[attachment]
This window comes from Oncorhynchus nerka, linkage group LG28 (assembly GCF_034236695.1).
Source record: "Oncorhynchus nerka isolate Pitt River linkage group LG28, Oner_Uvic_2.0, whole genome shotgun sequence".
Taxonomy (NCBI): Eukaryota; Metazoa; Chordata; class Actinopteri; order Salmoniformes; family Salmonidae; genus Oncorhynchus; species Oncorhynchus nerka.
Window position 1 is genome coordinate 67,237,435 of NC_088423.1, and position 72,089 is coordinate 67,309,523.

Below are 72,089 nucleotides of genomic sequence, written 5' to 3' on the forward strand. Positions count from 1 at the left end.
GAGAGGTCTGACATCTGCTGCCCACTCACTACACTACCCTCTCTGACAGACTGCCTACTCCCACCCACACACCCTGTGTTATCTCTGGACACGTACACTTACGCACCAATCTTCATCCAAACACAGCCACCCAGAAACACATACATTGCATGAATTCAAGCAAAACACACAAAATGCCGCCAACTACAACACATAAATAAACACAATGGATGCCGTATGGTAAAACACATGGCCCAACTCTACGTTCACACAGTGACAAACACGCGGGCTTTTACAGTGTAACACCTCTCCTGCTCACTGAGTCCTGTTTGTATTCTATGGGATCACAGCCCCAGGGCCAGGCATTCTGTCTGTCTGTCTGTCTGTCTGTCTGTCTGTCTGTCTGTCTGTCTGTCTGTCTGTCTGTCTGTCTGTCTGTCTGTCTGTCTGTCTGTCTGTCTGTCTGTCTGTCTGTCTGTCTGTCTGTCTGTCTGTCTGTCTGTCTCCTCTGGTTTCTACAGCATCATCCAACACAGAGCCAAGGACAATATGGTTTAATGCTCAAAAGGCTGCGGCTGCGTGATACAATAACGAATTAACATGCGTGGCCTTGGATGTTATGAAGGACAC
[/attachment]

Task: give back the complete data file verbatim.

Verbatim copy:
This window comes from Oncorhynchus nerka, linkage group LG28 (assembly GCF_034236695.1).
Source record: "Oncorhynchus nerka isolate Pitt River linkage group LG28, Oner_Uvic_2.0, whole genome shotgun sequence".
Taxonomy (NCBI): Eukaryota; Metazoa; Chordata; class Actinopteri; order Salmoniformes; family Salmonidae; genus Oncorhynchus; species Oncorhynchus nerka.
Window position 1 is genome coordinate 67,237,435 of NC_088423.1, and position 72,089 is coordinate 67,309,523.

Below are 72,089 nucleotides of genomic sequence, written 5' to 3' on the forward strand. Positions count from 1 at the left end.
GAGAGGTCTGACATCTGCTGCCCACTCACTACACTACCCTCTCTGACAGACTGCCTACTCCCACCCACACACCCTGTGTTATCTCTGGACACGTACACTTACGCACCAATCTTCATCCAAACACAGCCACCCAGAAACACATACATTGCATGAATTCAAGCAAAACACACAAAATGCCGCCAACTACAACACATAAATAAACACAATGGATGCCGTATGGTAAAACACATGGCCCAACTCTACGTTCACACAGTGACAAACACGCGGGCTTTTACAGTGTAACACCTCTCCTGCTCACTGAGTCCTGTTTGTATTCTATGGGATCACAGCCCCAGGGCCAGGCATTCTGTCTGTCTGTCTGTCTGTCTGTCTGTCTGTCTGTCTGTCTGTCTGTCTGTCTGTCTGTCTGTCTGTCTGTCTGTCTGTCTGTCTGTCTGTCTGTCTGTCTGTCTGTCTGTCTGTCTGTCTGTCTGTCTGTCTGTCTCCTCTGGTTTCTACAGCATCATCCAACACAGAGCCAAGGACAATATGGTTTAATGCTCAAAAGGCTGCGGCTGCGTGATACAATAACGAATTAACATGCGTGGCCTTGGATGTTATGAAGGACAC